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Prog AIDS Pathol. 1990;2:25-32.

The immunohistology of lymph nodes in HIV infection: a review.


Most available evidence indicates that lymph node immunohistologic alterations in HIV-infected patients represent a dynamic process characterized by an initial florid follicular hyperplasia that ultimately progresses to a burned-out, lymphocyte depletion end-point. During this process, HIV-infected cells appear to traffic through the lymph node, and the germinal center serves as a reservoir relatively rich in HIV antigens and intact virus. The localization of HIV within the germinal center may provide one stimulus for the florid follicular hyperplasia typical of early HIV-related lymphadenopathy and may play a role in follicle lysis, a process whereby the accessory cell FDC network of follicles undergoes disruption, which may in turn be responsible for the eventual disappearance of B-cell follicles in late-stage disease. Lymph node CD4+ T cells are selectively depleted with an initial preferential loss of the CD4+ subset concerned with B-cell differentiation. The expression of the CD4 antigen by various other cell types including monocytes, macrophages, histiocytic dendritic cells, and FDC provides one explanation as to why these cells are subject to HIV infection. Except perhaps in end-stage disease, alterations among various lymph node cell subsets do not correlate well with those in the peripheral blood. The latter is therefore regarded as a more sensitive parameter of progressive immunologic changes in HIV infection.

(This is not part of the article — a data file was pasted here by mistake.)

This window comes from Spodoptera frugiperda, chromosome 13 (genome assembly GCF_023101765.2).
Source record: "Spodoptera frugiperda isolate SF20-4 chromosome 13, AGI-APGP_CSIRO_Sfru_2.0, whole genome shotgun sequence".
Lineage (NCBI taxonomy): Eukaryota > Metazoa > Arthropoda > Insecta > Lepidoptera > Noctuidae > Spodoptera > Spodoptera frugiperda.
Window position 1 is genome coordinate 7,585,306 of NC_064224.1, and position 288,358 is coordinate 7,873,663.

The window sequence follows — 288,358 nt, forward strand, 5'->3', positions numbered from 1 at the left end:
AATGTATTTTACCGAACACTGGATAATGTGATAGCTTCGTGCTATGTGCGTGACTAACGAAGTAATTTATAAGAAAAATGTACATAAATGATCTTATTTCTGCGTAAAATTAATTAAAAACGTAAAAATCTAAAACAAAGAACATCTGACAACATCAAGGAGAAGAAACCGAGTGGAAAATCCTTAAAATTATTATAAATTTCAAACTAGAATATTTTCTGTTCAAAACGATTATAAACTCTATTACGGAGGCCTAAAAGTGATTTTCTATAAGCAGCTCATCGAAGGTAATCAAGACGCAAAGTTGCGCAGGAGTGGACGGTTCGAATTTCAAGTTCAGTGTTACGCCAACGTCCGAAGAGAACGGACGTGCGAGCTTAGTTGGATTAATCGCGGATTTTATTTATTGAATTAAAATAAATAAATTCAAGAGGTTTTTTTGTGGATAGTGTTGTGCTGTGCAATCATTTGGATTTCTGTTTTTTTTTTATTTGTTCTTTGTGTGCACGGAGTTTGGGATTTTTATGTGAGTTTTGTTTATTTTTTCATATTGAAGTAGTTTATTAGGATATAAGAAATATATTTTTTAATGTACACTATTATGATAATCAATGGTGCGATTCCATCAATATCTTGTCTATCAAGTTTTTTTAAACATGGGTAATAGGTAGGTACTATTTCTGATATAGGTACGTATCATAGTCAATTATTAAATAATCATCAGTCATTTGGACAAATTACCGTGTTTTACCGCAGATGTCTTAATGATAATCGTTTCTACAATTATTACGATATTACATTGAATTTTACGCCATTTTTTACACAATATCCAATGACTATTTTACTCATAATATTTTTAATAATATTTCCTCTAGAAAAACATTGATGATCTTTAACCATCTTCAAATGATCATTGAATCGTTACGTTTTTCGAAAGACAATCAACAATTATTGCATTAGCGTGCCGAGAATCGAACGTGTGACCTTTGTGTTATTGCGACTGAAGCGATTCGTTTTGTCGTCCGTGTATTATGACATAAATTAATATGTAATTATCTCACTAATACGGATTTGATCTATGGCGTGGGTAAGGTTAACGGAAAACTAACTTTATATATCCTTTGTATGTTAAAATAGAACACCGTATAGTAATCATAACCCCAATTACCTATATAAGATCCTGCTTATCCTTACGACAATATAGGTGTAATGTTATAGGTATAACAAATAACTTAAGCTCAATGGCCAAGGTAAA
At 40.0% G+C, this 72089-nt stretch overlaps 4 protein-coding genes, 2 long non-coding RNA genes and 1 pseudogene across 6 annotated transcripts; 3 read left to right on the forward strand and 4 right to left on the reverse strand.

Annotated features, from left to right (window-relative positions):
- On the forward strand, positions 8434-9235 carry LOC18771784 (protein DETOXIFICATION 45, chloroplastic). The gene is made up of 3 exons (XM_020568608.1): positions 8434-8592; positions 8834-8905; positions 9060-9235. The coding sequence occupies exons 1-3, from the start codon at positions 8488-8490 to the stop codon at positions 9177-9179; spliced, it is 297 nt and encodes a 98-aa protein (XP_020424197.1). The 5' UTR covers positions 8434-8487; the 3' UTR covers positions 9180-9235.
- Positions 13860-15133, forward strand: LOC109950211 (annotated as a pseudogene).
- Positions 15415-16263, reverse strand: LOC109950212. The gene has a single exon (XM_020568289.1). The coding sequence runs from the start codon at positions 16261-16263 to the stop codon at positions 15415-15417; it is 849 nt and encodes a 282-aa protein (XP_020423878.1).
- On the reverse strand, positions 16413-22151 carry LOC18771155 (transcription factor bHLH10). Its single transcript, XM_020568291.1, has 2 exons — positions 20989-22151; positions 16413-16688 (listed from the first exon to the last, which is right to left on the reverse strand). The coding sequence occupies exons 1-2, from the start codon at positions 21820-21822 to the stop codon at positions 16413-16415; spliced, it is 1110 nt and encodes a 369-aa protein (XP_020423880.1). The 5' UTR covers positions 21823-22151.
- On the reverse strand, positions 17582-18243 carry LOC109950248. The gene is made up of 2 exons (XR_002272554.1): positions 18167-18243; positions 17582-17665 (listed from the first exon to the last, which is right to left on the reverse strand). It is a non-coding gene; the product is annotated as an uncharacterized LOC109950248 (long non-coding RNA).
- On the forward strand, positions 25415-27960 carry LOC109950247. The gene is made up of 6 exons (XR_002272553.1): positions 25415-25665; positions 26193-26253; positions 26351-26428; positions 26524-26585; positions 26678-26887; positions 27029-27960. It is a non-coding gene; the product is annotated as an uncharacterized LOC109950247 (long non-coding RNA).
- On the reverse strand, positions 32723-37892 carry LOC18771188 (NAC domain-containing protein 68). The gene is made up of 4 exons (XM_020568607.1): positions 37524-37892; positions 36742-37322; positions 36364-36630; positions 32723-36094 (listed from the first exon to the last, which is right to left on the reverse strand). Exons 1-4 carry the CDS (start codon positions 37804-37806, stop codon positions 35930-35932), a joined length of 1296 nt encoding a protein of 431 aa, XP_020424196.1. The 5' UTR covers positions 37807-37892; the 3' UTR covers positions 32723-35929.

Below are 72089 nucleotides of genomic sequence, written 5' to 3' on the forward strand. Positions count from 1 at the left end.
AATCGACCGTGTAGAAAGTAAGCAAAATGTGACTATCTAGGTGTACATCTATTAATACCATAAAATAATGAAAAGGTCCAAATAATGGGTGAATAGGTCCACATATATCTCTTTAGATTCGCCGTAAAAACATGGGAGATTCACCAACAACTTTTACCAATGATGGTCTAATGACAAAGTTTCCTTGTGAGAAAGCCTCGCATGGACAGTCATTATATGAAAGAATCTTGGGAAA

[Indexed for MEDLINE]

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